The 3D presentation comes courtesy of a 1080p/MVC-encoded counterpart which relies almost predominantly on positive parallax, and has very little negative parallax, despite the plethora of objects that could have easily been used to pop out of the screen. Still, the depth is outstanding and allows for a much richer experience, expanding the environment and creating a whole new universe for you to explore in a far more palpable fashion than its standard 2D alternative. Characters are rounded and glide through a fully-realised environment of depth with no signs of cardboard cutout puppeteering and Maleficent's aerial antics just about stand up under 3D rendition, although the fast motion can make your eyes strain a little.
Unfortunately the darkness (often very literally, due to the story) eventually encroaches on the image, making the 3D experience an increasingly difficult and somewhat problematic one. Still, with only a hint of negligible crosstalk, and no overt 3D issues, this is an almost equal-parts impressive and disappointing effort which doesn’t do as much as it perhaps could have done with better initial planning and real 3D photography, but which still has plenty to offer, particularly right out of the gate.
Maleficent Blu-ray Sound QualityFar easier to assess is the audio; an equal-parts stomping, rousing, well-nuanced, subtle, and all-engulfing track that comes in a DTS-HD Master Audio 7.1 guise. Dialogue comes across clearly and coherently throughout, dominating the frontal array with clarity and precision, particularly with the penetrating voiceover that pervades the piece.
The audio track provides a potent demo presentation that furthers the epic feel of this dark fairy tale.
Effects are myriad, as the fantastical world comes to life with sparkling magic, chirping birds and fluttering wings – Maleficent swooping around at speed; the whooshing effect giving aerial direction and surround presence. Hooves thunder underfoot, battles are waged with giant tree creatures that burst from the earth, and the whole environment comes alive before and beneath you; besides and above you. The score is suitably Disney, but perfectly suits the piece and underpins the somewhat tragic story, allowing for further surround activity, whilst the LFE channel dips and dives throughout the more boisterous moments.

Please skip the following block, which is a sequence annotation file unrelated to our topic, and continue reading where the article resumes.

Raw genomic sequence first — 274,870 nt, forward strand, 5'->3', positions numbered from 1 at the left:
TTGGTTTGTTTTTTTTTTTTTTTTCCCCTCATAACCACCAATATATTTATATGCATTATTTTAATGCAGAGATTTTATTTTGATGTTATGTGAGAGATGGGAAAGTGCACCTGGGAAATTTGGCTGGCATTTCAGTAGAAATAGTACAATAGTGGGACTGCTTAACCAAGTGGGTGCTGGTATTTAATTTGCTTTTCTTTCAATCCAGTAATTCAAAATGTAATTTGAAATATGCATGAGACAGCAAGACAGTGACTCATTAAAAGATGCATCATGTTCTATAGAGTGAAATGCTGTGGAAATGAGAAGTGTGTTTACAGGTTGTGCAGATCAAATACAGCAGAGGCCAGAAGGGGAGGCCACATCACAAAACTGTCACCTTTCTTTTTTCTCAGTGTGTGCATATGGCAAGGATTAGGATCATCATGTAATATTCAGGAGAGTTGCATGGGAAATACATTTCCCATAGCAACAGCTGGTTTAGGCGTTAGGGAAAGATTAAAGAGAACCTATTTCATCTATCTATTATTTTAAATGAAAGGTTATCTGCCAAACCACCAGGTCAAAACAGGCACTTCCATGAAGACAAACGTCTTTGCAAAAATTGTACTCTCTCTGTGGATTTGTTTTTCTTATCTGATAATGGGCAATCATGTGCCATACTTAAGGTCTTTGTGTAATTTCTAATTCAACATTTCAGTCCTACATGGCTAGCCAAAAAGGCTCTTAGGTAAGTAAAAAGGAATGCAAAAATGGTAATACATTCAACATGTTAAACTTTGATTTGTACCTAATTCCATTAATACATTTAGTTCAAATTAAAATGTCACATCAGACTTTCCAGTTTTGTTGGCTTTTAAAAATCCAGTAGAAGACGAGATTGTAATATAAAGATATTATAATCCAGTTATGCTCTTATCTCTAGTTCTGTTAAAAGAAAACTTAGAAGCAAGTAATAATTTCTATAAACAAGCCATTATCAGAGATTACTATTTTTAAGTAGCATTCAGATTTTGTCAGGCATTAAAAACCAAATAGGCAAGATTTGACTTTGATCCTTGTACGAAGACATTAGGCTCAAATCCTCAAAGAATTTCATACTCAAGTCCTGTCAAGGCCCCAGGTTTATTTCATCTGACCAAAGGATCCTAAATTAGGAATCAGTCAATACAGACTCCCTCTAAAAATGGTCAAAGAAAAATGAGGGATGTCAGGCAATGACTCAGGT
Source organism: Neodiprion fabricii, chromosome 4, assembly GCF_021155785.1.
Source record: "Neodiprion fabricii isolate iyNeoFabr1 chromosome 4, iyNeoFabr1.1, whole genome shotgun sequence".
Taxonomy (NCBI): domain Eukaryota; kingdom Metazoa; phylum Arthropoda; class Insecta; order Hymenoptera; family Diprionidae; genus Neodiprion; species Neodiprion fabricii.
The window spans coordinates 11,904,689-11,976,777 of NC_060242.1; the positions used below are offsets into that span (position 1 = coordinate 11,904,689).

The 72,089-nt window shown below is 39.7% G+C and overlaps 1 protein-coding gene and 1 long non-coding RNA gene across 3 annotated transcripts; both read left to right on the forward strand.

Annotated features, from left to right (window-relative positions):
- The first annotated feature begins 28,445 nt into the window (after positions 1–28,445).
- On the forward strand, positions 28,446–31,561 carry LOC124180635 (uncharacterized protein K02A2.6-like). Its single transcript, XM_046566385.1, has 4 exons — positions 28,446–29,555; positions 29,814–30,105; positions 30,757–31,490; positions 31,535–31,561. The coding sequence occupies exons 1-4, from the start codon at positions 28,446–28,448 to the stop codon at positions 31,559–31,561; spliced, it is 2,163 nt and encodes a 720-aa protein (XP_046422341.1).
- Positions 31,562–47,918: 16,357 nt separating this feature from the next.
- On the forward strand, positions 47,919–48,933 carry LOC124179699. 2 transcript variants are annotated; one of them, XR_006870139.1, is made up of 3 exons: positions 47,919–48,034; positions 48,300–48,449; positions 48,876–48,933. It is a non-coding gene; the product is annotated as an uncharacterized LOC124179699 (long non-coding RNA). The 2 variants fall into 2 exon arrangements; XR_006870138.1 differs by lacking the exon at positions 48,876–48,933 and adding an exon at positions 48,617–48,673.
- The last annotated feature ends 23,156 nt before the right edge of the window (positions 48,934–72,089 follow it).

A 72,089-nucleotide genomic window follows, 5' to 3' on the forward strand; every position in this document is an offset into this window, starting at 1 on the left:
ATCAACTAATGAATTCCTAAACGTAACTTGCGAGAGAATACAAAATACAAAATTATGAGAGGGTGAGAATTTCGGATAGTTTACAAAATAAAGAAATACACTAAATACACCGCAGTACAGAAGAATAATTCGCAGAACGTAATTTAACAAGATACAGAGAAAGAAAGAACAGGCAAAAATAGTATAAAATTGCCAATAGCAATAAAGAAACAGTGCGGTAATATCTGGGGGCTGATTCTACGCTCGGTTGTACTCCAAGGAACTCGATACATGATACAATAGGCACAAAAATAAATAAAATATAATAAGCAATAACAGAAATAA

Maleficent 3D Blu-ray ExtrasWhilst not quite packed to the brim with Extras, there's still a nice selection on offer here. A Quintet of Featurettes delve into key aspects of the production and provide plenty of comparisons to the classic Disney cartoon - Aurora: Becoming a Beauty looks at Elle Fanning's role; From Fairy Tale to Feature Film takes more of an overview into the film's premise, with Jolie on hand to discuss her pivotal role, and some of the filmmakers discussing the task of reverse-engineering the classic tale to see the origins of this villain; Building an Epic Battle focusses on the battle sequence; Classic Couture looks behind the impressive costume design; and Maleficent Revealed looks behind some of the effects work. All little over 5 minutes in length, these are interesting offerings but not really very substantial. On the other hand, they cover all the bases and feature all of the main cast and crew. Five Deleted Scenes, totalling a little under 7 minutes of extra footage, prove vaguely interesting but largely unnecessary (and the unfinished effects are hilarious). The disc is rounded out by a number of Previews.
Maleficent 3D Blu-ray VerdictWith universal appeal, Maleficent magnificently reverse engineers the classic Disney tale of Sleeping Beauty to provide an alternative perspective – that of the supposed villain of the piece. The results are excellent, with star Angelina Jolie – whose film presence has been missed these last few years – driving the piece, and a clever revenge story incorporated as a backdrop.
Disney’s dark fantasy, Maleficent, has broad appeal, delivers exhilarating fantasy action, wit and emotional heft.
This Region Free UK release sports stunning 2D video and occasionally impressive 3D video, as well as a demo audio track. With a decent salvo of extras it remains a must-have purchase for fans and a solid recommendation for anybody who likes fairy tales, Disney movies, fantasies or Angelina Jolie. Watch out for the lavish Steelbook release too, which is well worth the extra cost and looks superb.